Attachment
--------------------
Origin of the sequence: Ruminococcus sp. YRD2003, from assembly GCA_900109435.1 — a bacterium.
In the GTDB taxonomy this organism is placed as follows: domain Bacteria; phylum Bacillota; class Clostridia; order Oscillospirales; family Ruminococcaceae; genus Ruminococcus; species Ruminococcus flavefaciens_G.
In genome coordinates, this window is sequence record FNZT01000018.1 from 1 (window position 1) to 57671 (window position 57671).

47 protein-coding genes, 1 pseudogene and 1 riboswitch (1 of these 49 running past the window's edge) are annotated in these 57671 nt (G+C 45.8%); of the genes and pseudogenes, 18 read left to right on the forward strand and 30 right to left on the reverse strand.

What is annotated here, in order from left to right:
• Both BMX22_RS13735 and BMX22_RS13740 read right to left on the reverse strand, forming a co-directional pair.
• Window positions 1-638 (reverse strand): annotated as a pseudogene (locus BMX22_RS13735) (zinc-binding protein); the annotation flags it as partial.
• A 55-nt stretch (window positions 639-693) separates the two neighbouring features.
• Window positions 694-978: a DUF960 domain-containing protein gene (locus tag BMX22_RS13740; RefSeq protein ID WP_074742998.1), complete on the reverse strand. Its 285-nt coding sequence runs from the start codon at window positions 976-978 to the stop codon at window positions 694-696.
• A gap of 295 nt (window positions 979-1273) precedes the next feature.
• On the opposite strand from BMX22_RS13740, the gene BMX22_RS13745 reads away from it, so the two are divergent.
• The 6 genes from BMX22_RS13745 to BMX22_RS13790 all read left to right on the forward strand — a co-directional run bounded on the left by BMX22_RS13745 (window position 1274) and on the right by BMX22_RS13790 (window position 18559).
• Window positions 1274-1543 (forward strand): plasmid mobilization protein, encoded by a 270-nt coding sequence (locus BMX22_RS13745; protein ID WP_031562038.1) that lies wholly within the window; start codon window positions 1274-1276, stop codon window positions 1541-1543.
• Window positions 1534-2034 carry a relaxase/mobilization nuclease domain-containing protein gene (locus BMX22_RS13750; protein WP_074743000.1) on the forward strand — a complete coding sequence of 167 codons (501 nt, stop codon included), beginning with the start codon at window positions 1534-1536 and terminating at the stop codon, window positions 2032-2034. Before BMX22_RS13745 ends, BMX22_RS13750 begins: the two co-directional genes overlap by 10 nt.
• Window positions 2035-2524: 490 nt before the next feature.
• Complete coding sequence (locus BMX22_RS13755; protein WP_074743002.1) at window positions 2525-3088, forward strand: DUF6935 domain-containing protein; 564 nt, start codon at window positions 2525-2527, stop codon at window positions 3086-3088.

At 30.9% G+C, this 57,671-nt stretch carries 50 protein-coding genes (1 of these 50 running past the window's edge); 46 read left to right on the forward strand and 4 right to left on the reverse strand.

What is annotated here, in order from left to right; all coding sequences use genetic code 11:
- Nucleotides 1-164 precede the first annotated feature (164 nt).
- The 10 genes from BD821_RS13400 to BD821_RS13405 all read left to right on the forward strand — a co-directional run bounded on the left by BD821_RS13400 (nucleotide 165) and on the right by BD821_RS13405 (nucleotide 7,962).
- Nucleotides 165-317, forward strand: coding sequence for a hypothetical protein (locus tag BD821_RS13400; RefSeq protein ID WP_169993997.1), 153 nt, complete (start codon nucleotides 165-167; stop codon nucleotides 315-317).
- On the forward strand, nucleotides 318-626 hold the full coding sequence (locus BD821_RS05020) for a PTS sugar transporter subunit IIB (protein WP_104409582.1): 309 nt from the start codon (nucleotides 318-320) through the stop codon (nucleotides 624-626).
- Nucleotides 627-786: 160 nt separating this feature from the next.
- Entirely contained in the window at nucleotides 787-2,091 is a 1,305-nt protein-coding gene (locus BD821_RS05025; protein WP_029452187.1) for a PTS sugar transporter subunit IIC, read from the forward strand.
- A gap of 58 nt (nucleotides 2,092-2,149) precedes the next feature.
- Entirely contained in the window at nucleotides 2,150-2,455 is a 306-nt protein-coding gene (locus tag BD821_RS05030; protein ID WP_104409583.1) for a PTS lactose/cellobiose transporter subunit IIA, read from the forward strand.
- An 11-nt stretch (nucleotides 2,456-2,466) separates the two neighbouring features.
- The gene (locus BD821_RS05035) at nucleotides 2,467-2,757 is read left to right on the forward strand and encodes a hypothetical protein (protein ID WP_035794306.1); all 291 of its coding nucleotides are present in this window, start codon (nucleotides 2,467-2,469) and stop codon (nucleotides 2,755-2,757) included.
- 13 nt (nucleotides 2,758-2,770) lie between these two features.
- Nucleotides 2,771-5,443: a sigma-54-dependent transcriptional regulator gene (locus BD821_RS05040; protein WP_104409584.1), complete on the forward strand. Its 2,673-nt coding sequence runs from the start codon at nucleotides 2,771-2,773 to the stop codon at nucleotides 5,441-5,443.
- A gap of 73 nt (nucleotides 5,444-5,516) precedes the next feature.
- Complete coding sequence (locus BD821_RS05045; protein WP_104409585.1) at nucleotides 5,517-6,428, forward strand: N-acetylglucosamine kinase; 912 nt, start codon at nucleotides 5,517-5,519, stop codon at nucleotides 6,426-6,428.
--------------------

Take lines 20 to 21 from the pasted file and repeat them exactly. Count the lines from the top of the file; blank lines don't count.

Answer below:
- The 10 genes from BD821_RS13400 to BD821_RS13405 all read left to right on the forward strand — a co-directional run bounded on the left by BD821_RS13400 (nucleotide 165) and on the right by BD821_RS13405 (nucleotide 7,962).
- Nucleotides 165-317, forward strand: coding sequence for a hypothetical protein (locus tag BD821_RS13400; RefSeq protein ID WP_169993997.1), 153 nt, complete (start codon nucleotides 165-167; stop codon nucleotides 315-317).